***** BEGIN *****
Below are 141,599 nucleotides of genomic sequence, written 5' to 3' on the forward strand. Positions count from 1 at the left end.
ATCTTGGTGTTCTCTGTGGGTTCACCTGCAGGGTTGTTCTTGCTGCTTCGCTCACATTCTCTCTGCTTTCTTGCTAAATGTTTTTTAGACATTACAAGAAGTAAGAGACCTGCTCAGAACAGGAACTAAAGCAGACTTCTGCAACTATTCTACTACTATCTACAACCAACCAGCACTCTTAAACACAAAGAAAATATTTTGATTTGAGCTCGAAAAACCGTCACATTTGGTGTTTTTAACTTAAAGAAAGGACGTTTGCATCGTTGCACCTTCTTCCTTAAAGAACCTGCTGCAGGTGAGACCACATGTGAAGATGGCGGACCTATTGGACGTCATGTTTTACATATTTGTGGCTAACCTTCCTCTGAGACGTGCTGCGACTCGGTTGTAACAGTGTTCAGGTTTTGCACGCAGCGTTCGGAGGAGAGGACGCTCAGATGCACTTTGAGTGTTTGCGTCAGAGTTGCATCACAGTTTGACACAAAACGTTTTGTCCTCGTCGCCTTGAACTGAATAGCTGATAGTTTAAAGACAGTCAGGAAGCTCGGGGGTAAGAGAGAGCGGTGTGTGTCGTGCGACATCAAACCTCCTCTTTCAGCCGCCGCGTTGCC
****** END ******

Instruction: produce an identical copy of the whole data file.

Below are 141,599 nucleotides of genomic sequence, written 5' to 3' on the forward strand. Positions count from 1 at the left end.
ATCTTGGTGTTCTCTGTGGGTTCACCTGCAGGGTTGTTCTTGCTGCTTCGCTCACATTCTCTCTGCTTTCTTGCTAAATGTTTTTTAGACATTACAAGAAGTAAGAGACCTGCTCAGAACAGGAACTAAAGCAGACTTCTGCAACTATTCTACTACTATCTACAACCAACCAGCACTCTTAAACACAAAGAAAATATTTTGATTTGAGCTCGAAAAACCGTCACATTTGGTGTTTTTAACTTAAAGAAAGGACGTTTGCATCGTTGCACCTTCTTCCTTAAAGAACCTGCTGCAGGTGAGACCACATGTGAAGATGGCGGACCTATTGGACGTCATGTTTTACATATTTGTGGCTAACCTTCCTCTGAGACGTGCTGCGACTCGGTTGTAACAGTGTTCAGGTTTTGCACGCAGCGTTCGGAGGAGAGGACGCTCAGATGCACTTTGAGTGTTTGCGTCAGAGTTGCATCACAGTTTGACACAAAACGTTTTGTCCTCGTCGCCTTGAACTGAATAGCTGATAGTTTAAAGACAGTCAGGAAGCTCGGGGGTAAGAGAGAGCGGTGTGTGTCGTGCGACATCAAACCTCCTCTTTCAGCCGCCGCGTTGCC